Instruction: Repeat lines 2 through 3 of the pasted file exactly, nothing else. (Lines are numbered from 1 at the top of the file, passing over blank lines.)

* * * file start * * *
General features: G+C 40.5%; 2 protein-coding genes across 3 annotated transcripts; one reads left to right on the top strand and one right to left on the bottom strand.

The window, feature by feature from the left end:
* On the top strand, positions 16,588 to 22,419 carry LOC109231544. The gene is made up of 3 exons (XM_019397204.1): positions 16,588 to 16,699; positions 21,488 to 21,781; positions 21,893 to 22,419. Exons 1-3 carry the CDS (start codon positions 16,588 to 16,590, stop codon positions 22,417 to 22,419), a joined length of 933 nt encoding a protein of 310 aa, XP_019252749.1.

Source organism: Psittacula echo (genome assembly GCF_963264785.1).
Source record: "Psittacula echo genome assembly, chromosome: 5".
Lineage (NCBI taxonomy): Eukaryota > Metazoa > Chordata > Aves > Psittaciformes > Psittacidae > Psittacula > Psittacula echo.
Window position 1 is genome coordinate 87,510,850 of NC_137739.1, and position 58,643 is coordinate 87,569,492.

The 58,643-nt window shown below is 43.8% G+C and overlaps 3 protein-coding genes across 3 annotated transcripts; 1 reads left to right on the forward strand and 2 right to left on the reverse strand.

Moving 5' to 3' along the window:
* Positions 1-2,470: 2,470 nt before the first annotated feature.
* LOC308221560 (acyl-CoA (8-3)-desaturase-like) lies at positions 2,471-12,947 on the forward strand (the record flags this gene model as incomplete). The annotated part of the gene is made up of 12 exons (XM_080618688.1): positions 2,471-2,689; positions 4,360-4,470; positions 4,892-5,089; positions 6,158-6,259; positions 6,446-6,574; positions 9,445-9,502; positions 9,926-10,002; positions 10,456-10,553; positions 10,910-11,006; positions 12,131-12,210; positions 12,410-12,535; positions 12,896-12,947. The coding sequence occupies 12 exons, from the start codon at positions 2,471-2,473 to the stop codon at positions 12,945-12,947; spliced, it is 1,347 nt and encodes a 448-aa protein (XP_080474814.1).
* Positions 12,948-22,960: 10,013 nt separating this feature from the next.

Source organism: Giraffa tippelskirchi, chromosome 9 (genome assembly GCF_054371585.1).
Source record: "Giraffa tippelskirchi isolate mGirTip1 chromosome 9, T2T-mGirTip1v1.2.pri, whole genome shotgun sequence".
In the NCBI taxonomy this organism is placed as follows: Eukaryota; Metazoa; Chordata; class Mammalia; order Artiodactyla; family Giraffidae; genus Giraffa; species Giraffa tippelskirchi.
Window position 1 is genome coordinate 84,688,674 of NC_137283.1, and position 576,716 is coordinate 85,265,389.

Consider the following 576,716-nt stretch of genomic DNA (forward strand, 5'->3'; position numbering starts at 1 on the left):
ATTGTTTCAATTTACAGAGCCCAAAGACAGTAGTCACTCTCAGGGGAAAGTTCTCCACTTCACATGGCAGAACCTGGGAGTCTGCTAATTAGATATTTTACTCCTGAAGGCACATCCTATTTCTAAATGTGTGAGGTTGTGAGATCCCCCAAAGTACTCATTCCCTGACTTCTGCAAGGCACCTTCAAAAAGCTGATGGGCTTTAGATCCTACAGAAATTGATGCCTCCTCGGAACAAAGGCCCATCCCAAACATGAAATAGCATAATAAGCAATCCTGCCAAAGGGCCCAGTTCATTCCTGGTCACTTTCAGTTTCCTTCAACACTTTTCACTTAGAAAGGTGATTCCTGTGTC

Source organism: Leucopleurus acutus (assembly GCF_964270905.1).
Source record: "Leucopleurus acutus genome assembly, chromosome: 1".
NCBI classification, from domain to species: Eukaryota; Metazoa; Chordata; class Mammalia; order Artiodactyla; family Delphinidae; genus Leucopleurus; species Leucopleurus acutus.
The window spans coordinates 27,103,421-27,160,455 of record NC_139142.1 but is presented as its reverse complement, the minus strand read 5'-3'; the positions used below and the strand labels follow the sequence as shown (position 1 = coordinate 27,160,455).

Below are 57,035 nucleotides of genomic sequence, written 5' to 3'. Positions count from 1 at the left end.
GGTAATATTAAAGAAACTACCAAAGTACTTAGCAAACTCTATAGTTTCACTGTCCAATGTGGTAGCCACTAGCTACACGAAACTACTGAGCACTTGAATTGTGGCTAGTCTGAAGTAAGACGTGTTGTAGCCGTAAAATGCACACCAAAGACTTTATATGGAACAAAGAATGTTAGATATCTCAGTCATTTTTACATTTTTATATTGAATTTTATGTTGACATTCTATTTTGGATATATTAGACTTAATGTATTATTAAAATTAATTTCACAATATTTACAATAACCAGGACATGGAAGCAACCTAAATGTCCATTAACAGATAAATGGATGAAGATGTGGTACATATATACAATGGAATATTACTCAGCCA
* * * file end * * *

The window, feature by feature from the left end:
* On the top strand, positions 16,588 to 22,419 carry LOC109231544. The gene is made up of 3 exons (XM_019397204.1): positions 16,588 to 16,699; positions 21,488 to 21,781; positions 21,893 to 22,419. Exons 1-3 carry the CDS (start codon positions 16,588 to 16,590, stop codon positions 22,417 to 22,419), a joined length of 933 nt encoding a protein of 310 aa, XP_019252749.1.